Marine Corps Air Station Cherry Point sought to develop an F-35 program at its installation, but hit roadblocks when the site design required dewatering activities and emerging contaminants were present. A PFAS sampling report and treatability assessment kept the project on track.







Naval Facilities Engineering Command Mid-Atlantic

Cherry Point, North Carolina

May 2019


As the Naval Facilities Engineering Command Mid-Atlantic (NAVFAC MIDLANT) and Marine Corps Air Station (MCAS) Cherry Point prepared to bring an F-35 program to the military installation, it needed both confidence in site viability and certainty in the construction schedule and costs for its utility corridor modernization.

Located on the coast of North Carolina with very shallow groundwater, the site for the P-235 flight line utility corridor required significant dewatering.

Following completion of the 65 design and cost estimate submittal for the over 8,000 lineal feet of utility corridor, the preliminary assessments for the site’s per- and polyfluoroalkyl substances (PFAS) indicated that PFAS were used in areas surrounding the project site. Construction dewatering could produce more than 10 million gallons of PFAS‑containing water with concentrations in excess of the U.S. Environmental Protection Agency’s health advisory of 70 parts per trillion.

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The potential presence of PFAS led MCAS Cherry Point to request an merging contaminant assessment. If treatment systems caused significant delays to the utility corridor’s construction schedule or if estimated treatment costs were outside of the project budget, it would prevent the F-35 program from being established at the installation. This emerging contaminant assessment had to be done promptly.


Prior to mobilizing the field assessment, our team prepared a groundwater characterization work plan that specified procedures and protocols to be followed by field personnel and the laboratory supporting the project. This plan included sampling standard operating procedures such as specific measures to prevent sample contamination by PFAS and cross-contamination of PFAS samples.

Without any certified methods in place for PFAS assessment, it’s up to consultants and the buyers to vet and partner with laboratories that can process the samples to help define the extent of the problem. Our team helped MCAS Cherry Point navigate the selection of a reputable laboratory for these services.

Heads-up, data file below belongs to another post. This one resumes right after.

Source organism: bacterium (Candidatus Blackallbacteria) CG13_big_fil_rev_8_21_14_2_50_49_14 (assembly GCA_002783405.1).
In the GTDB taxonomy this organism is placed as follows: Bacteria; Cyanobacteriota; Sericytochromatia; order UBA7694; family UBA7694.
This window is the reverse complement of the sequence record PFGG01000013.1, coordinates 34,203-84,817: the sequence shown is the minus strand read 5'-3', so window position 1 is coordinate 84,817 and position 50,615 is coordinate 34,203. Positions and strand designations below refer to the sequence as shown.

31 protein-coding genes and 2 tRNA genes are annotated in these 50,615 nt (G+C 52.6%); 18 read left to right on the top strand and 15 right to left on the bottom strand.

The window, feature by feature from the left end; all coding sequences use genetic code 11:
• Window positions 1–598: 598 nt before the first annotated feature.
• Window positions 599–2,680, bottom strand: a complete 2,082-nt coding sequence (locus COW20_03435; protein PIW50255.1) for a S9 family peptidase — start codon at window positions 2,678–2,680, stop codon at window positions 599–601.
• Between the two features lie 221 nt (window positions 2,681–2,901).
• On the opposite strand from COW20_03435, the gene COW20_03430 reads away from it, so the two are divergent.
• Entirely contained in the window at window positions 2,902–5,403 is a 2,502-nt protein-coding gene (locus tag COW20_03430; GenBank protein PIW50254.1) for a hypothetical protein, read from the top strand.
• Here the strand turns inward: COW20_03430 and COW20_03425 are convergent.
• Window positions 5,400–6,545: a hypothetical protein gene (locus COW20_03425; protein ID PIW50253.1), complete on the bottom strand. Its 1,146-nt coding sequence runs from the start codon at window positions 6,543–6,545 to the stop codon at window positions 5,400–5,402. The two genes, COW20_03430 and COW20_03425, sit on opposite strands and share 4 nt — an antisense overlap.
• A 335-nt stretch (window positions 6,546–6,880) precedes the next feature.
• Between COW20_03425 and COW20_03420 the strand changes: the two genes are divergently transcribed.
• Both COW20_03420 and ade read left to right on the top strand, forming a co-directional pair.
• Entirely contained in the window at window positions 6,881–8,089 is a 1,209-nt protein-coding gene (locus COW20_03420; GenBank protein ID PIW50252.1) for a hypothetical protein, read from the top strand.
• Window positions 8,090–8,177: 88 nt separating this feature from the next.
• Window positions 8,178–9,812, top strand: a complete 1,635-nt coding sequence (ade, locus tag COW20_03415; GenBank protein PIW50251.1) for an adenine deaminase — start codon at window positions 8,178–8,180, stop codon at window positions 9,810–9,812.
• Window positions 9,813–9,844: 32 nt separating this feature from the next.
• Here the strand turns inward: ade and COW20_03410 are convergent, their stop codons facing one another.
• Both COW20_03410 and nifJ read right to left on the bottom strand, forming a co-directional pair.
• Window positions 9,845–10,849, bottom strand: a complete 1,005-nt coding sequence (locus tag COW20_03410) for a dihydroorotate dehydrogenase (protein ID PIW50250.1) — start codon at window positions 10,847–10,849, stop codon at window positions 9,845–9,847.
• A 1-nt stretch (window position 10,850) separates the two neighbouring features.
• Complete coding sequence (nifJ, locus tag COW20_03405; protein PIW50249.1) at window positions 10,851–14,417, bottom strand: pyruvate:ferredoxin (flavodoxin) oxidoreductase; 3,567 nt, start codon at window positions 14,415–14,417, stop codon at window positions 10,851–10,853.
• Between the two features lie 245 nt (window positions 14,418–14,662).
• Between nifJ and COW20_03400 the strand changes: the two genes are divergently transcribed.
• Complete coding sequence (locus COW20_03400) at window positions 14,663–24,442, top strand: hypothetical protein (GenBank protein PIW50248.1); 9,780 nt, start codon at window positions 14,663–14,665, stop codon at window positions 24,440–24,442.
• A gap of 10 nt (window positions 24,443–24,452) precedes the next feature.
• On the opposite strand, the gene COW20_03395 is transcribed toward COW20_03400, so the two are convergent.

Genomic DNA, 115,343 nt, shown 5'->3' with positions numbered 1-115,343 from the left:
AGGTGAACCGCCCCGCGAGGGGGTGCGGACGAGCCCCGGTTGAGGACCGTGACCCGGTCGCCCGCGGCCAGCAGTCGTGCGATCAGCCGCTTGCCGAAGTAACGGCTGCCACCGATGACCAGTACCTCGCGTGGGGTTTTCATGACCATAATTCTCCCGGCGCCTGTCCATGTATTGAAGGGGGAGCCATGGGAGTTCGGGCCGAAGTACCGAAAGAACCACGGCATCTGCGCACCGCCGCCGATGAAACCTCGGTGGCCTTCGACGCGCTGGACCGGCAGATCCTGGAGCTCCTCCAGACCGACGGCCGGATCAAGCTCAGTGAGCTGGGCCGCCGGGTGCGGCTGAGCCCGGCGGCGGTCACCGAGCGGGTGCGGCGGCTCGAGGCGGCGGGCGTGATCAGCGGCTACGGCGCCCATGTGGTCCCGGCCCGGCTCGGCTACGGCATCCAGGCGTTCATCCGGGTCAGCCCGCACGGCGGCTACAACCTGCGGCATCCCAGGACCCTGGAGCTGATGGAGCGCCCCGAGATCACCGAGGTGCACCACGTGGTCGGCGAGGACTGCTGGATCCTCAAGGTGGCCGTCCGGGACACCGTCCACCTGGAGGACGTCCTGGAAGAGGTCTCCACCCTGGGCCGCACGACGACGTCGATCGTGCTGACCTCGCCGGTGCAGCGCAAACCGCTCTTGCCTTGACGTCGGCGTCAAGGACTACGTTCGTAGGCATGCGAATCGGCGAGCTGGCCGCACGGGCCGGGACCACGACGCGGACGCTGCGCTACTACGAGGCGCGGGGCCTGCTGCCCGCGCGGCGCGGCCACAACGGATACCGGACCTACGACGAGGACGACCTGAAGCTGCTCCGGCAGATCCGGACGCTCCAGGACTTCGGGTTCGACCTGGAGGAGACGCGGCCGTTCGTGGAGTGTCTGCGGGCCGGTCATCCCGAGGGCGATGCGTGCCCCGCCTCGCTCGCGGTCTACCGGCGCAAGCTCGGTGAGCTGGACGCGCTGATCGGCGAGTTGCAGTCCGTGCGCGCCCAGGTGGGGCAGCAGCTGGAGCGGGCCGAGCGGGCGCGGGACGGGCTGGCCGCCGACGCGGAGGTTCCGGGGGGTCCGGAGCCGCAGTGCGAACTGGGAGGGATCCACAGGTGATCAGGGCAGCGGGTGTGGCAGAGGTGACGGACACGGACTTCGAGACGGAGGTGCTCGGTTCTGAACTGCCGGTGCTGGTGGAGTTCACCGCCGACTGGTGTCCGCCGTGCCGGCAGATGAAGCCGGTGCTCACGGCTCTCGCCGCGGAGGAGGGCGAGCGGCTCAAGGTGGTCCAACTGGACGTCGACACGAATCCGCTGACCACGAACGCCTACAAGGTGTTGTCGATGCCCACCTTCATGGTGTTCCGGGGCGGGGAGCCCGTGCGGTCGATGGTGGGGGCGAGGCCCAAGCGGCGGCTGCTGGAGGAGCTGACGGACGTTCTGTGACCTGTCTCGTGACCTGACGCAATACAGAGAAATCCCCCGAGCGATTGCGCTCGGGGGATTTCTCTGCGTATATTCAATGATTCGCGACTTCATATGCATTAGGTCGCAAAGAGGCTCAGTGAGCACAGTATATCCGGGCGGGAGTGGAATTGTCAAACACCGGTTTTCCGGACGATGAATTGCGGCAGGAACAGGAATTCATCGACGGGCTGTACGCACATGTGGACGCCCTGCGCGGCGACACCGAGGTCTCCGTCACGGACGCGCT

The site assessment began with a desktop review and moved quickly to sampling four monitoring wells along the corridor. Although the scope of work focused on testing for PFAS, the assessment looked for other suites of compounds that could impact PFAS treatment technologies.

Once the results were in, a historical data review was performed to identify data indicative of groundwater quality along portions of the corridor where there were no existing monitoring wells. This combined dataset informed the team’s prediction of the worst-case water quality for dewatering fluids that would require treatment. The assessment indicated that PFAS, select chlorinated solvents and hydrocarbons, and arsenic were the present contaminants requiring treatment. Treatment objectives were established to support the discharge of dewatering fluids to the base storm sewer, which is subject to National Pollutant Discharge Elimination System permitting.

Before outlining treatment options, our team collaborated with MCAS Cherry Point to understand how it would typically sequence this project. We were then able to calculate dewatering rates that informed the volume of water that would need to be treated.

Our team then outlined multiple treatment technologies for site remediation in a feasibility study, comparing the remediation options against potential risks to the site. We sought options that would be productive, protective and prevent exposure.

Given the scope of construction dewatering, options such as powdered activated carbon, nanofiltration and reverse osmosis were determined to be infeasible. These technologies would be either ineffective in treating all the contaminants present, result in reject concentrates that would require additional treatment or management, or could not easily be delivered in a mobile treatment system.

Granular activated carbon and ion exchange resins were then compared to assess the cost to treat dewatering fluids using mobile treatment systems relying on granular activated carbon and ion exchange for the removal of PFAS. This assessment demonstrated that ion exchange technologies would be more cost-effective, due to the longevity of the ion exchange treatment media. Based on this complete evaluation, our team identified a treatment system that would include granular activated carbon to treat the chlorinated solvents and hydrocarbons, to be followed by ion exchange for removal of PFAS and arsenic.


In just three months, MCAS Cherry Point had a PFAS sampling report and treatability assessment that outlined the recommended treatment system for use in construction. We worked with contractors to obtain estimates to treat the anticipated volume of dewatering fluids throughout construction. This report reduced the environmental contingency on the project by over 80%, allowing their mission to move forward. It also informed the construction bid’s project scope. The project’s construction contract will include this treatment system as part of the larger utility corridor construction project.

With this assessment and future contaminant treatment plans in place, MCAS Cherry Point will be ahead of anticipated federal regulations on PFAS remediation. MCAS will address the contaminant as part of this massive construction project for a long-term program.

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